What was the source for your chicks? If it was a reputable hatchery, there's little likelihood of this chick having coccidiosis, which would account for blood in the poop. More likely it's constipated and straining to go, and there may be irritation producing a little trace of blood. If that's the case, try to get some mineral oil down it.

    If you got these chicks from a private breeder of questionable reputation, it very well could be infested with the cocci parasite. If that was your source, you would do well to play it safe and pick up some Corid and treat the entire bunch of chicks.
     
  6. MegC

    MegC Out Of The Brooder

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    Dec 10, 2016
    South Carolina
    I purchased these chicks from Meyer Hatchery, which had mostly positive reviews. Last night, I added electrolyte mix to the water and mixed in a little honey and tried to feed this little chick with a syringe. She didn't seem to be doing very well and was very wobbly and would just flop over. I prepared myself to find her dead this morning. Today she actually seems to be a little better. She drank without the syringe, just from me dipping her beak in the water, and pecked at some food and another chick's toes. She's still very sleepy/lethargic, wobbly on her feet, and won't walk around the cage on her own. She prefers to stay under the heating pad. Does it sound like there is a chance for this chick? She also seems to be a lot smaller than the others.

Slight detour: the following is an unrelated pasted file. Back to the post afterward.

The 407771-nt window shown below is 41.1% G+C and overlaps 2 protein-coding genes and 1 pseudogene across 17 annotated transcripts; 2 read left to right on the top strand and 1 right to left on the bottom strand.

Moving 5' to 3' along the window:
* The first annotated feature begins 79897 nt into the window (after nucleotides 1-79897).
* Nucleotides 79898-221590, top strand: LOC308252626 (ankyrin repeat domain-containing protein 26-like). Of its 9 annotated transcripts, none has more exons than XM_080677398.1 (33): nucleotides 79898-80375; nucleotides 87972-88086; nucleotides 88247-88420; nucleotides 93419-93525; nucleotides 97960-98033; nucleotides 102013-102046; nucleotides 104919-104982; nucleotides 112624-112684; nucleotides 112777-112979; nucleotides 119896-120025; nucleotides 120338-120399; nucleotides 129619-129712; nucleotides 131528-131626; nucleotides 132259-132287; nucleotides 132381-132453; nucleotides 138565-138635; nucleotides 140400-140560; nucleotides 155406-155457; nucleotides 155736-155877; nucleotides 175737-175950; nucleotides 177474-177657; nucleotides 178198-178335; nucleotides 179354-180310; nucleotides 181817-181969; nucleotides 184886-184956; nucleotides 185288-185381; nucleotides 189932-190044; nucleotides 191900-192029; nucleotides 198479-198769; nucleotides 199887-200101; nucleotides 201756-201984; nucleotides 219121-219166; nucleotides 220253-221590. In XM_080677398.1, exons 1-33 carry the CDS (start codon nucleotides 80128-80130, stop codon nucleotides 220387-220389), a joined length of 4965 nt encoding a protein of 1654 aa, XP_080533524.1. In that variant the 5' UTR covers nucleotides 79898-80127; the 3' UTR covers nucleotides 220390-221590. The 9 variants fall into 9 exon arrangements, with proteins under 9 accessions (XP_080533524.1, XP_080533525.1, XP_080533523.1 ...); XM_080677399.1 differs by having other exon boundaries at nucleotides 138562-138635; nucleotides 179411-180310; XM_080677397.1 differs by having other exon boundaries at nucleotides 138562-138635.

7. FoodFreedomNow

    FoodFreedomNow Chillin' With My Peeps

    There's always a chance, IMO. It may just take some time for her to recover from whatever ails her...and, realistically, it's still possible she may still succumb. All we can do is try our best - sometimes, the problems can just be too much for them.

    She sounds like she's perked up quite a bit! A weak chick may have extra difficulty regulating its body temperature, so that could be why she's staying under the heating pad. I hope she continues to get stronger. [​IMG]
     
  8. azygous

    azygous Chicken Obsessed

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    Poultry Nutri-drench would give this chick a much better chance than plain electrolytes. It gets absorbed right into the blood stream and could make a huge difference. Well worth the $$ spent on the bottle.
     
  9. MegC

    MegC Out Of The Brooder

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    Dec 10, 2016
    South Carolina
    The feed stores near me have all been out of poultry nutri-drench! I ended up purchasing a electrolyte formula made by Ideal that was recommended to me. I'll have to find some to buy on Amazon or somewhere online. My little chick is still alive this morning. Since they're a few days old now, she's now obviously smaller than the rest. [​IMG]
     
  10. FoodFreedomNow

    FoodFreedomNow Chillin' With My Peeps

    It's great that she's still hanging in there...any improvement in eating/drinking/activity level? Try not to worry too much about her size - she could catch up with the others, or she may always remain smaller and still have a good quality of life.

    Keep up the good work! [​IMG]